The Desert Diamond Casinos in Southern Arizona are owned and operated by the Tohono O’odham Nation. The Nation already has three casinos and offers table play, slot games, and online content as well. There was excitement as the Tohono O’odham started moving forward with plans to expand into Glendale, AZ. However, those plans are facing political and legal roadblocks which put the future of the new casino and resort into an uncertain state of flux.
The reasons for the conflict stretch back a little over a decade. There was a new Gaming Compact negotiated between the state of Arizona and tribal leaders in 2002. Voters decided in 2002 to accept the new agreements, which would allow Class III gaming activities to be regulated by the state. This Compact also mandated that there would be mandatory monetary contributions to the state from the tribes based on net income.
In 2003, the Tohono O’odham purchased acreage near Glendale to replace reservation land that had been flooded by a federal dam project. The new property was incorporated into the reservation. Later, the tribe began construction on a new casino resort on that land. They committed to an opening date in 2015.
There was political fallout when it was claimed that the Glendale purchase had been done in an underhanded manner. The argument was made that the tribe had bought the land with every intention of building a casino on it and not just to replace lost land. Taking the claim further, it was said that the 2002 Compact could only apply to reservation lands in existence at that time. The issue at hand was that the agreements had limited the locations and numbers of gaming venues owned and operated by Arizona tribes. The loophole that opponents say was exploited by the Nation was that of the aforementioned replacement land. The opposition states that the band was clearly trying to go behind the state’s back to circumvent the agreement before it had even been agreed upon.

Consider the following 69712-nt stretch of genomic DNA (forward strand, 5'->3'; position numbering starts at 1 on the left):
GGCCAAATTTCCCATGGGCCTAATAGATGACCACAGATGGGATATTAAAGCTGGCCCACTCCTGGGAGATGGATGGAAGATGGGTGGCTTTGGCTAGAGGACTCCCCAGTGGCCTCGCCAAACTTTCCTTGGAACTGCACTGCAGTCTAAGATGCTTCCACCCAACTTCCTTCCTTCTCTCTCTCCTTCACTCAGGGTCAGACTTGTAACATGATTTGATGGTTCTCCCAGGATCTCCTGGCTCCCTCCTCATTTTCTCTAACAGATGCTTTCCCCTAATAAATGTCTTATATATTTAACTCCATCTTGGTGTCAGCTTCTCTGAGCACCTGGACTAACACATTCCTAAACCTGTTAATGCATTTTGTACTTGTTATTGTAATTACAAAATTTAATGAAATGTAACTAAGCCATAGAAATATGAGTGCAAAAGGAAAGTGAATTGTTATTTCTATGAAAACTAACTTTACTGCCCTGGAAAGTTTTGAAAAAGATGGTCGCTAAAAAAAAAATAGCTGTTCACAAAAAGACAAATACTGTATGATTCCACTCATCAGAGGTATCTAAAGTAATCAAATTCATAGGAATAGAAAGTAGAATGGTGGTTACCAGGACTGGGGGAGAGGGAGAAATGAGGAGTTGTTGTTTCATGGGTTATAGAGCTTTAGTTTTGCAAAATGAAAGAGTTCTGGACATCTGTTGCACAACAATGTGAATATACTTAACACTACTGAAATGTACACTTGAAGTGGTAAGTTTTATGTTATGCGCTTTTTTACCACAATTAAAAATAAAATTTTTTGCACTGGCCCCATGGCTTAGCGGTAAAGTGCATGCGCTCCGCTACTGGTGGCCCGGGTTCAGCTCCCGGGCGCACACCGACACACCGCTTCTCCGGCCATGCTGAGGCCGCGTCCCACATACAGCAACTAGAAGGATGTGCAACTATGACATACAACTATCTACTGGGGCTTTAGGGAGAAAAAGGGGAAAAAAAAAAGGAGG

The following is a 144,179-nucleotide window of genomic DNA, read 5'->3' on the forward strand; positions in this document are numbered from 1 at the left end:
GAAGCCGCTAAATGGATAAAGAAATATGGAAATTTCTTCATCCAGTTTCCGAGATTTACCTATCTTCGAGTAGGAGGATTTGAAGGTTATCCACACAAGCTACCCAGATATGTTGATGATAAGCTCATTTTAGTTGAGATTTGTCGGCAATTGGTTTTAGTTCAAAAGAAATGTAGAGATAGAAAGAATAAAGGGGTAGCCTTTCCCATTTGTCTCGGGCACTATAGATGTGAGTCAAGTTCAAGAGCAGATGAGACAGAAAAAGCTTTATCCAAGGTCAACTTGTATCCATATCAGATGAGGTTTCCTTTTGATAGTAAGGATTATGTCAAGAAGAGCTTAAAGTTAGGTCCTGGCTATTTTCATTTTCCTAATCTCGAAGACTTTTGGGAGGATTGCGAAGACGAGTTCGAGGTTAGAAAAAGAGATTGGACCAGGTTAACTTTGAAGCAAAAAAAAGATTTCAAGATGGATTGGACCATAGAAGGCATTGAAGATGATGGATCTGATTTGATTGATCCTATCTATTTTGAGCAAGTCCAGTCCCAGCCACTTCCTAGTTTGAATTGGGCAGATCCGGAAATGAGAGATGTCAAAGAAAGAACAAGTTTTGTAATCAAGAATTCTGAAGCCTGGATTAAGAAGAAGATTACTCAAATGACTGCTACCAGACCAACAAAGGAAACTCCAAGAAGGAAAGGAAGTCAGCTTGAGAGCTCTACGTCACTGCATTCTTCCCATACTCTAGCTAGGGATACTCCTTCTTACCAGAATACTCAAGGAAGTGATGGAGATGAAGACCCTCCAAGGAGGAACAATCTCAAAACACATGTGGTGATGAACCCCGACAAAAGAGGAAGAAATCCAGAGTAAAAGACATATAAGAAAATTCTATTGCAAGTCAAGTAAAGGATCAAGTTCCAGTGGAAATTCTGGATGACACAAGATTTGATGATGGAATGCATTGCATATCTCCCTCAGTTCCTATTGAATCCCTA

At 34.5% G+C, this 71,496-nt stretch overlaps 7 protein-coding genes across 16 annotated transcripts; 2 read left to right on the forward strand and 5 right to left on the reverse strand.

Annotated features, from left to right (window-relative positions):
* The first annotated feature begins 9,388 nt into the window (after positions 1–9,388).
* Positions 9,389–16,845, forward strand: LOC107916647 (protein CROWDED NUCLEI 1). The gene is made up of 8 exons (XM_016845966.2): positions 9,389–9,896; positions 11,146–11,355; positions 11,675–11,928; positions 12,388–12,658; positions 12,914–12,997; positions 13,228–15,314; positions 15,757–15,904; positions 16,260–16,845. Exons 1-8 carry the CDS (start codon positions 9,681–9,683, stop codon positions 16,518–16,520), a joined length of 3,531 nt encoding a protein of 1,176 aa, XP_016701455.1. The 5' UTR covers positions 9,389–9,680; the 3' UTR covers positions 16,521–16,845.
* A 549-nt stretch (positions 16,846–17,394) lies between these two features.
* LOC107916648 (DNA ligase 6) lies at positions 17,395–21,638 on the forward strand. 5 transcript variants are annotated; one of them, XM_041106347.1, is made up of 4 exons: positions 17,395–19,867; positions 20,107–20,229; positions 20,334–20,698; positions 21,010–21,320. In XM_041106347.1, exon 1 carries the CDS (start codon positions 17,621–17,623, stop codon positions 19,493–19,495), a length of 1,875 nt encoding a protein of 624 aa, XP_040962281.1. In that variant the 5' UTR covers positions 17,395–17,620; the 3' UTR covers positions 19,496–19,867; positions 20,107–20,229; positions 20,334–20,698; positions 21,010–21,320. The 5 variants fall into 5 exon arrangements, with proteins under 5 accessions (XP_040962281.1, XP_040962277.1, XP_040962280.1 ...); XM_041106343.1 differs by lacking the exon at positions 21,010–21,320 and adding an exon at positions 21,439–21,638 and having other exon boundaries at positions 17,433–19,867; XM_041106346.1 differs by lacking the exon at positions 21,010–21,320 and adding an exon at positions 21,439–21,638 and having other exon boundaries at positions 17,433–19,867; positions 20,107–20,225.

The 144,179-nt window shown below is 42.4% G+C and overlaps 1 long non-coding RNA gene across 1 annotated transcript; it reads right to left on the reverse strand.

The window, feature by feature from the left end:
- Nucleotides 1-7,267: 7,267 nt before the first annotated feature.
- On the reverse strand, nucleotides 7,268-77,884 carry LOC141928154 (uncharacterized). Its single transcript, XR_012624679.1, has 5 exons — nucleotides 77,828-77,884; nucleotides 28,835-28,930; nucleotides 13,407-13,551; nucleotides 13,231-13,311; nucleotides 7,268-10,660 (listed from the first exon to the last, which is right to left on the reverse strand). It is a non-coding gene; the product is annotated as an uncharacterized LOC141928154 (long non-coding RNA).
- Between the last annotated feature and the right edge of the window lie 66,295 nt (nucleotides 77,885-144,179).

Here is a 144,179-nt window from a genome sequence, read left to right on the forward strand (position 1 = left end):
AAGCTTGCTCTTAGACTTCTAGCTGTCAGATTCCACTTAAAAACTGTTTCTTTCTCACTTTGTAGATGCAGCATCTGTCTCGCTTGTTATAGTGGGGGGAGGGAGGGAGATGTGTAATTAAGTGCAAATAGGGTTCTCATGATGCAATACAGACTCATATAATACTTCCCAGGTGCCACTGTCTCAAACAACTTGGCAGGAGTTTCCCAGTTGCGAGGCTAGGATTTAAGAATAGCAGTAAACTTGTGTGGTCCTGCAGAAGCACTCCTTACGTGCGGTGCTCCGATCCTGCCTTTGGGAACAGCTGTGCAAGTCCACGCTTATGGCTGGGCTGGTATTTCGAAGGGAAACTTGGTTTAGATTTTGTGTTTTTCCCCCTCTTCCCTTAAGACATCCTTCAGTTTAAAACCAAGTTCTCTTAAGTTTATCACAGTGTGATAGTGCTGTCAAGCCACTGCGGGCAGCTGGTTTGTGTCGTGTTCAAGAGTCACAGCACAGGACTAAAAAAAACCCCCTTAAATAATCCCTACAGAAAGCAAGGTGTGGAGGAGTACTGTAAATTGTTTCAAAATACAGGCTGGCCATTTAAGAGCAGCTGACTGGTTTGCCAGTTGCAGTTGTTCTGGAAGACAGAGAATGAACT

The Tohono O’odham Nation continues to prepare for a December launch of their Class II gaming facility, even as a US Representative attempted to slip a bill in for a House consent vote that would prevent any casino to be opened on that land until 2027 at the earliest. Supporters in the House have managed to block the bill for the time being, but supporters in Glendale are concerned.
A recent job fair held by the band resulted in thousands of applications followed by a few hundred hires on the spot. The West Valley expects the casino resort to bring a strong surge in their economy and though the support is not universal, said support is still very strong and vocal. Supporters of the new gaming facility say that halting the project could cost the government millions while opponents state that blocking the resort would not result in any budgetary change. The Congressional Budget Office was asked by reporters which side was correct, but the government office was not able to clearly answer the question. Situations such as these are full of so many variables that it is almost impossible to predict what the results will be. The only thing that could be said with certainty was that halting the project would cost the Tohono O’odham a substantial amount of money.
The tribe is still moving forward, having inked agreements with Everi Holdings Inc for a wide range of the company’s electronic devices. Everi is known for its electronic gaming devices and payment kiosks. There will also be tax support and anti-money laundering reporting. The nature of the gaming devices will depend entirely on what agreements are reached with the state.
The state licenses and regulates all Class III gaming but has no sway over Class II. Class II gaming is primarily bingo related. There are no dealer tables with blackjack and poker with a Class II license. Class II electronic gaming devices have to end in what the Indian Game Regulating Act terms a “game-ending pattern.” That is to say that the numbers drawn must end the game with a winning result. Class III gaming, in comparison, allows for the live play that is such a draw for players. The slot games in this class can end with a null result. Functionally, Class II games can be just as much entertainment for the consumer as Class III. However, the Class III electronic and table games are the big draw for tourists.
The Tohono O’odham Nation enterprise still moves steadily forward. The announcement has been made that the casino resort will open in December as a Class II gaming facility. The tribe still hopes to acquire Class III authorization by the time the resort has been fully completed. Until then the resort has 400 employees already hired, with the anticipation for further need as construction continues.
The future is still in flux for the West Valley Desert Diamond Casino Resort. The possibility still exists that political opponents will block any casino activity on the property, but as the opening day nears the supporters seem to be blocking those endeavors successfully.